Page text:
The larger point is there is a large competitive market amongst a group of competing enterprises. There's just no easy solution to the perceived problem of fungible cloud alternatives.

Is there a way to create greater competition and expand economic choice for cloud customers? I don't know, but high switching costs isn't a proper test for regulating an industry. It's a technical issue that's fixable with effort and investment. Maybe start investing into open source alternatives rather than complaining they don't already exist? Invent the future you want. A Cloud Provider Absorbs Huge Fixed and Sunk Costs

Cloud providers incur huge fixed costs for creating and maintaining a network of datacenters spread throughout the word. Let's say you regulate cloud providers by requiring them to decouple platform services from their other services, whatever those services may be.

Then we must rely on third parties to fill in the gap with managed services of all varieties that must operate out of every datacenter while surviving datacenter level and region level failures.

That's easy to do, right? Of course not, but let's ignore that very few organizations in the world have the technological know-how to create such managed services, especially without low level control of the entire system. But we're ignoring that.

The fixed and sunk costs incurred by the cloud provider will dwarf any investment from third party service providers.

How do you create the right incentives for the cloud provider to keep investing huge amounts of capital in infrastructure while recovering its fixed costs? If competitive service level pricing levels do not cover the cost of the infrastructure then prices would have to be raised to a level that would deny lower-margin users.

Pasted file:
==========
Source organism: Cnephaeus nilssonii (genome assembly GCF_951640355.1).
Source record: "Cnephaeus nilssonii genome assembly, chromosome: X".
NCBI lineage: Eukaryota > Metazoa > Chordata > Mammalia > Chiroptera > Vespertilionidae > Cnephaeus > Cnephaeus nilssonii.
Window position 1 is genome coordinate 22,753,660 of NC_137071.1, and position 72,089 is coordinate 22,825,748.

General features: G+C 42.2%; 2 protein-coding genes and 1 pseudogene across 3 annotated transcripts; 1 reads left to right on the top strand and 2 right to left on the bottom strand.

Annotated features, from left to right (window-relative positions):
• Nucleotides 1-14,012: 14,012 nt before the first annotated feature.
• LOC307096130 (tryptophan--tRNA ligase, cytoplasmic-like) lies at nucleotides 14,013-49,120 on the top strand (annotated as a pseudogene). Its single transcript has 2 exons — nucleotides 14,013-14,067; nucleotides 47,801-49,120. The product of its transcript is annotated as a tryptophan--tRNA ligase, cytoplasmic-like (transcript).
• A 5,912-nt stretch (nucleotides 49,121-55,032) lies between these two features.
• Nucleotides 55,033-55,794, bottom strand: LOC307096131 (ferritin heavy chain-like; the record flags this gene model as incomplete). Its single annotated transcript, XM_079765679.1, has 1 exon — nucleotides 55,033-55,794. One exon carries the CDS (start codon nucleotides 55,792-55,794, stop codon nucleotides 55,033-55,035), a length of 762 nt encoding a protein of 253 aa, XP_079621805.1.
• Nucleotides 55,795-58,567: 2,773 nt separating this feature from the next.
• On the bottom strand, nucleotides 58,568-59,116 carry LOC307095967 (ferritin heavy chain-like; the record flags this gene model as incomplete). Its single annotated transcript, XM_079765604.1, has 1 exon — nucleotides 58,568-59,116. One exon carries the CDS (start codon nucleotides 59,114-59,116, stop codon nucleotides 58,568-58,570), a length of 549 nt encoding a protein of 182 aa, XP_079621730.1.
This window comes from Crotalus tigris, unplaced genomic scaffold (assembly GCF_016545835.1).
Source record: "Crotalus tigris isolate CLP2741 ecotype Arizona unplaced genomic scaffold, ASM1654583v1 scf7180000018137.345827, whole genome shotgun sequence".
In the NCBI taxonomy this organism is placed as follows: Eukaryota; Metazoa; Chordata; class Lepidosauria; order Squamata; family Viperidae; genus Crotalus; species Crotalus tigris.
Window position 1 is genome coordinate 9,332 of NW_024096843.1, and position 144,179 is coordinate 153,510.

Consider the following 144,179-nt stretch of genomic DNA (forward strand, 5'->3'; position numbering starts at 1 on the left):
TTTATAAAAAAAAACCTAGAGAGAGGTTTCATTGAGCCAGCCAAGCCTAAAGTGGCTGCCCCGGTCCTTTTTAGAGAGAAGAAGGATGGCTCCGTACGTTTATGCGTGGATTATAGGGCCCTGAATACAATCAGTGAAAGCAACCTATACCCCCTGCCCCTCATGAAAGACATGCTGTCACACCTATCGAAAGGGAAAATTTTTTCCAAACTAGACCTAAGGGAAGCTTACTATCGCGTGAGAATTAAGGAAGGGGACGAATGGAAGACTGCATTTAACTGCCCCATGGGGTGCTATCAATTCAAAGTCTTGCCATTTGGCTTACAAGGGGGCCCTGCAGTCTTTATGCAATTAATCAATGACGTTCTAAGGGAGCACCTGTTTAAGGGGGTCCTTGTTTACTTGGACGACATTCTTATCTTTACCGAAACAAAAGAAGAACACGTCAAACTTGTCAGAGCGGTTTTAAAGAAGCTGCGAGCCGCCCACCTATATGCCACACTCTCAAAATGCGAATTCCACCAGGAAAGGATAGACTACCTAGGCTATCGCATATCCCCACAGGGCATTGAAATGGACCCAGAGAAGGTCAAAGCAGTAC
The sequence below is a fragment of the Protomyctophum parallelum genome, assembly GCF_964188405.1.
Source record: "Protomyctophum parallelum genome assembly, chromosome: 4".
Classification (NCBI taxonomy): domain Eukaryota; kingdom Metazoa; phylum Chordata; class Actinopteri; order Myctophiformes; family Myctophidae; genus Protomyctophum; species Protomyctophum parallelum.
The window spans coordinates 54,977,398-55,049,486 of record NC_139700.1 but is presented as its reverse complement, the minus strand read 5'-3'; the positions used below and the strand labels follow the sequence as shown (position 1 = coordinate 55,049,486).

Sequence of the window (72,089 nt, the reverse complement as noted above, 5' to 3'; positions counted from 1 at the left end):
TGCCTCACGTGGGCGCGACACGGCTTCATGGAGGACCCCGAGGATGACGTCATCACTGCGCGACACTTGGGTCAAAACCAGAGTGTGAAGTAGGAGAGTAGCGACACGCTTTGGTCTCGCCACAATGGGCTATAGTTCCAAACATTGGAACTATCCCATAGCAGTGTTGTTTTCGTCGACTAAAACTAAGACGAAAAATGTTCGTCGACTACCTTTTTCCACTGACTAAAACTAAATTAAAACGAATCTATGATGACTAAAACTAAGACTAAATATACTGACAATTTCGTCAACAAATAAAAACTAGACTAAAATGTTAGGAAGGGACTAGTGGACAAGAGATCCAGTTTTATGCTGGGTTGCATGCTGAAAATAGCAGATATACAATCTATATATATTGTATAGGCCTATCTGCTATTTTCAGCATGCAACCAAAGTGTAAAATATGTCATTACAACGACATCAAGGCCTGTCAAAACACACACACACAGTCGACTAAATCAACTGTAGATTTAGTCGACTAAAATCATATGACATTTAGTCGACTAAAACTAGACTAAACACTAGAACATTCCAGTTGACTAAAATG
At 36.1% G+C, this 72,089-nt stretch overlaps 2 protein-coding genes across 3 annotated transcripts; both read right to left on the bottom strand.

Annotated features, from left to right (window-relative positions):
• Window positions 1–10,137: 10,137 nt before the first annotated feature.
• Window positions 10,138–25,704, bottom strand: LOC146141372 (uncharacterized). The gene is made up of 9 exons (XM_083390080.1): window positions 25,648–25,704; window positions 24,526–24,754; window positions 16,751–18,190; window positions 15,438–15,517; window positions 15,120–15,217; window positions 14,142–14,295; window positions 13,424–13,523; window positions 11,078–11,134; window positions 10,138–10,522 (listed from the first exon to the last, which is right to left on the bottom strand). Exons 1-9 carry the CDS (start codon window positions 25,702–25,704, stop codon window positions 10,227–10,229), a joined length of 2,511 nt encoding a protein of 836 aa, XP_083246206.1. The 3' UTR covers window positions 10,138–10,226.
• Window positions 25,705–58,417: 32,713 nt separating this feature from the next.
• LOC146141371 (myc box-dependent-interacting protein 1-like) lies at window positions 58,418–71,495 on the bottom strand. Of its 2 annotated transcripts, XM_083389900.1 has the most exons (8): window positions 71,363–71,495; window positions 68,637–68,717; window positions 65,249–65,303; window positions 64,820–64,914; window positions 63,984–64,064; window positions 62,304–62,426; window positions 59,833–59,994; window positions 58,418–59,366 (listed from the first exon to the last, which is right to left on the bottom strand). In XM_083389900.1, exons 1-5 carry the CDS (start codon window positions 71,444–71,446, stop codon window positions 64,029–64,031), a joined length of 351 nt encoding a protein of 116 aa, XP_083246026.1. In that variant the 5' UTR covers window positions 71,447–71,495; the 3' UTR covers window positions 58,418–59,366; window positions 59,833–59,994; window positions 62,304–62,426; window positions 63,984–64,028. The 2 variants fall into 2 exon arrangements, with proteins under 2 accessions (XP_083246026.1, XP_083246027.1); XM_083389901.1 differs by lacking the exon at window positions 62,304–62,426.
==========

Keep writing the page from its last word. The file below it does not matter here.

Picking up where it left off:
We've seen telecom rest and vest on their installed infrastructure, rent seeking by a combination of regulatory capture and the avoidance of the infrastructure investments that would improve and maintain the system.

The disincentive to game service pricing levels in order to create short-term profits at the expense of long-term investment will be overwhelming. It will be impossible to properly set service prices at a level that will provide the ROI required by cloud providers, third party service providers, while minimizing costs for customers so they also can earn an adequate ROI. There's simply not enough room for everyone to get their piece of the pie. What we'll inevitably see are the constantly rising prices and declining service levels experienced in other industries that are regulated as utilities.

This is the single greatest weakness of the proposal for vertically separating cloud providers.

Is that the kind of cloud you want?

Benefits of Vertical Integration

Where is the optimal point of vertical separation in a cloud provider's stack of services? What are the consequences of making the wrong decision?

Any deliberation must recognize the technological interdependence between cloud infrastructure technology and the cloud services that can be offered.

There's a huge short-term and long-term efficiency of services that depends on the successful coordination of cloud services and infrastructure.

For example, AWS created Nitro. Nitro is a revolutionary combination of purpose-built hardware and software designed to provide performance and security. Would Nitro have been invented if AWS was restricted to being a platform provider? Unlikely. It would have had no way of propagating Nitro across an entire vertical stack of hardware and software services. So why bother innovating?

Vertically-integrated cloud providers can optimize the entire system by ensuring that each component is combined in sub-systems that work together and are optimized as whole.

One consequence of this tight integration is the overall high reliability offered by clouds. How reliable would the cloud be if a cloud provider did not control their entire stack of services? Given the experience with finger pointing in other highly interdependent systems, it would be less reliable and outages would no doubt last longer.

Are there any positive externalities to cloud providers that might justify keeping cloud providers? Very large integrated cloud providers might reduce the overall number of servers required to run the world's workloads, but that's not sufficient reason for me not to regulate them. I think my other arguments are reason enough.

Please leave our legos alone.